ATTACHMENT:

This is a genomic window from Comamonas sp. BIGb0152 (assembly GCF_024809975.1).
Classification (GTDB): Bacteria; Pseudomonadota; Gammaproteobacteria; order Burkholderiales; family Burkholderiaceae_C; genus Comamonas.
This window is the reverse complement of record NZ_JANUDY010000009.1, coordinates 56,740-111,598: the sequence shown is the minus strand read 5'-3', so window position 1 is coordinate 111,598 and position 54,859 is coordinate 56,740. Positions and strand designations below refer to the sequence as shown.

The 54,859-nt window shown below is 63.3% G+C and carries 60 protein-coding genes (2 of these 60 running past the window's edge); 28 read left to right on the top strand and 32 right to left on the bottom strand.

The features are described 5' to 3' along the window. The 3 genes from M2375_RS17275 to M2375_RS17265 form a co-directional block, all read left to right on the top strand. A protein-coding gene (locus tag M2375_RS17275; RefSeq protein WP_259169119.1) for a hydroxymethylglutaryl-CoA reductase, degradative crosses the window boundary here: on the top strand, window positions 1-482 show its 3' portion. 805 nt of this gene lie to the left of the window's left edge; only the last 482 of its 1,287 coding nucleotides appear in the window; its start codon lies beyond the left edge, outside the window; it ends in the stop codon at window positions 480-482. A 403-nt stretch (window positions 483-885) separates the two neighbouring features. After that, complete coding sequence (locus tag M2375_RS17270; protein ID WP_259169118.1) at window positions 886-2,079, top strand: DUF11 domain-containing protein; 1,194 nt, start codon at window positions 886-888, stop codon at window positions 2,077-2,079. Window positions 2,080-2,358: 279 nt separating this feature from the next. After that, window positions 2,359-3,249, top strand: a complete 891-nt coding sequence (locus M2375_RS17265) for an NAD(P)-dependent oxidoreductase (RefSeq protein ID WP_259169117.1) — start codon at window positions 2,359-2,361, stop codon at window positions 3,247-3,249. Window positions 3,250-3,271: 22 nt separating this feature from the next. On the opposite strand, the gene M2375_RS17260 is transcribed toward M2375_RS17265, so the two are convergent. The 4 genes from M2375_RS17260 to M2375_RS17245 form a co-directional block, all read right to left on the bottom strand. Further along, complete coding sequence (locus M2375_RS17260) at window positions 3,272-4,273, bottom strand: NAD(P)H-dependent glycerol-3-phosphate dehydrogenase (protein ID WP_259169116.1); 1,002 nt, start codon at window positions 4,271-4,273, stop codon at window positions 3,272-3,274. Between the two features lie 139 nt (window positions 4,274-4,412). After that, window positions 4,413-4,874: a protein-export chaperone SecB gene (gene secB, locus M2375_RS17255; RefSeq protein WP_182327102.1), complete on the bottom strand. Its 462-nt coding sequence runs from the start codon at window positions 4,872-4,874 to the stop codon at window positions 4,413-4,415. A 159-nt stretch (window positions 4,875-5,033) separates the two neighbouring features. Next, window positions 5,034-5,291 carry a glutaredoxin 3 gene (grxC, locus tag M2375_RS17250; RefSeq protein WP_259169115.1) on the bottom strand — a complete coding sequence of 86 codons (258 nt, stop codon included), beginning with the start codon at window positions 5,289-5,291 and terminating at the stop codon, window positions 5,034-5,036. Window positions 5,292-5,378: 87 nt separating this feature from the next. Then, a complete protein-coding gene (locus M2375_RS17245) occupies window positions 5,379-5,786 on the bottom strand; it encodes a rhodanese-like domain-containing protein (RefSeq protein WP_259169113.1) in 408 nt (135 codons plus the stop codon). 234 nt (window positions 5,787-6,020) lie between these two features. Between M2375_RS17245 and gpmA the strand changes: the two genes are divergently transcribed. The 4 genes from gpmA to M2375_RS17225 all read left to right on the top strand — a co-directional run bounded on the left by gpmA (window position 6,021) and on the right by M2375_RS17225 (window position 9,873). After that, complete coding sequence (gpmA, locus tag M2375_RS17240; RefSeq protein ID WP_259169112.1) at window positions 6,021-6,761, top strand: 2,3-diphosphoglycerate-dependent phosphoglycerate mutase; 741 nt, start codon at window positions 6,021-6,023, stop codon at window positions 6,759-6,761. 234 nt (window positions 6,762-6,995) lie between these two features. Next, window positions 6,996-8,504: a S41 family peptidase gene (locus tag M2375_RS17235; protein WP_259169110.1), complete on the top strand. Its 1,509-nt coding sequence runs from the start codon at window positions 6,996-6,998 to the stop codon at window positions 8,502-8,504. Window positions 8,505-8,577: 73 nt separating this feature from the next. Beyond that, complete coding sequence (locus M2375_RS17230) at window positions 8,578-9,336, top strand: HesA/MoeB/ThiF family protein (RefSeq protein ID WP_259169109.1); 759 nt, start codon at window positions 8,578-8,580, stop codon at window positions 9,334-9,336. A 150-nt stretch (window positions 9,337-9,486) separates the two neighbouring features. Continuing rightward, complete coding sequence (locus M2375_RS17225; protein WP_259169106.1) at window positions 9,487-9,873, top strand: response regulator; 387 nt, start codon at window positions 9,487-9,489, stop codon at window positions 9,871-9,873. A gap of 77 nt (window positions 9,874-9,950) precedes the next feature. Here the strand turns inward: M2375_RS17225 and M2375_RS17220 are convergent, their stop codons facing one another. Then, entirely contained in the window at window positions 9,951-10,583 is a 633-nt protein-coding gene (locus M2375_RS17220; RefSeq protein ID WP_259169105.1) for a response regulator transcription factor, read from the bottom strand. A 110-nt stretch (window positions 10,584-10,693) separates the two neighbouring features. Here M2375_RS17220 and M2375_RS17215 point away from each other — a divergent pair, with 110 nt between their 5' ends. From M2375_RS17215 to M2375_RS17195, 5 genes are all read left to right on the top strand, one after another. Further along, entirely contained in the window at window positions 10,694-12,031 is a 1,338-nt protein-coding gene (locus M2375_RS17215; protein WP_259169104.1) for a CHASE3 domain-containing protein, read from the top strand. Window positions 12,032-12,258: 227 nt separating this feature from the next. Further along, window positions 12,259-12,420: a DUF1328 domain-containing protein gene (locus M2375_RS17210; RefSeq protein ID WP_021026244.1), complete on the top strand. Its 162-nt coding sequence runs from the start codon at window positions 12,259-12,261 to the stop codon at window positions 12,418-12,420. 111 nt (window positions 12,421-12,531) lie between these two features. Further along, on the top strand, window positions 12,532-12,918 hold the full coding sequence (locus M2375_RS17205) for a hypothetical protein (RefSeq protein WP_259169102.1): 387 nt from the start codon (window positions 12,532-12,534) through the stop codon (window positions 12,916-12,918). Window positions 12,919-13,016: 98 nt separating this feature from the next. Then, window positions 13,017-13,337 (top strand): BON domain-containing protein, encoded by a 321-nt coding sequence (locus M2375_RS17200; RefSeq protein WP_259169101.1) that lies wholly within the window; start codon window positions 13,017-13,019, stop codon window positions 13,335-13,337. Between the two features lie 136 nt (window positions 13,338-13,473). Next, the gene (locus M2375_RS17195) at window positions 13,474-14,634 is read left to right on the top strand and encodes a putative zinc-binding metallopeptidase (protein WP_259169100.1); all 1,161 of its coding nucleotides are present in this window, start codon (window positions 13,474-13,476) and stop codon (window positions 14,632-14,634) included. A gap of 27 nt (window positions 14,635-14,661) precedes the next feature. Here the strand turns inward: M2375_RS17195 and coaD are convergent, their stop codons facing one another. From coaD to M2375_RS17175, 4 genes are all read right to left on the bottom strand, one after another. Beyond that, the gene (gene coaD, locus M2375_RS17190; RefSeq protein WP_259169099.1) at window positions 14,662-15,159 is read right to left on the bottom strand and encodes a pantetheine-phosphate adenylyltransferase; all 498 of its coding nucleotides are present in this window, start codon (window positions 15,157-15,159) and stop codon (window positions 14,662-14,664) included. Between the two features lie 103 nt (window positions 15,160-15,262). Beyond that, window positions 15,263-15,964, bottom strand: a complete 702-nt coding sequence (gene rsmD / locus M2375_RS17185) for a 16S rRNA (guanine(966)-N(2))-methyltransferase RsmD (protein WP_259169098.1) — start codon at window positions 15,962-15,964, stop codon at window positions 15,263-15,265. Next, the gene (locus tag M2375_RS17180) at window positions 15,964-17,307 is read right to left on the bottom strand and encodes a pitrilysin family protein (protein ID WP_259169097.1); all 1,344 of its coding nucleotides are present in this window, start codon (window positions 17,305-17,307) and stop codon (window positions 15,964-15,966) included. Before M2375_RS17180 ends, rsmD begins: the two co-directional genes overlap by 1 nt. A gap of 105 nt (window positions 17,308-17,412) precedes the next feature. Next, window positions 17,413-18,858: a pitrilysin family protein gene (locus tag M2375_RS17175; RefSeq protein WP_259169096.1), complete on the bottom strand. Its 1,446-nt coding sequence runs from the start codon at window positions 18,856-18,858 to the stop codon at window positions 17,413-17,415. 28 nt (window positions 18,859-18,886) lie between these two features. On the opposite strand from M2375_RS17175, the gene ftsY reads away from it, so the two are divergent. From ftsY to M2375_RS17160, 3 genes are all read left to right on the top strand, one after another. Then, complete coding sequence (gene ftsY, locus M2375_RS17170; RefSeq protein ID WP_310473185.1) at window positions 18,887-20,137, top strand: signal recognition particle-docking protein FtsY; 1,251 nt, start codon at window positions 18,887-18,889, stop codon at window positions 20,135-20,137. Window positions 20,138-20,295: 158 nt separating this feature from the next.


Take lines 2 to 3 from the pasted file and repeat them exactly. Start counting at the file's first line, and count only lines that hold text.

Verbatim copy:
Classification (GTDB): Bacteria; Pseudomonadota; Gammaproteobacteria; order Burkholderiales; family Burkholderiaceae_C; genus Comamonas.
This window is the reverse complement of record NZ_JANUDY010000009.1, coordinates 56,740-111,598: the sequence shown is the minus strand read 5'-3', so window position 1 is coordinate 111,598 and position 54,859 is coordinate 56,740. Positions and strand designations below refer to the sequence as shown.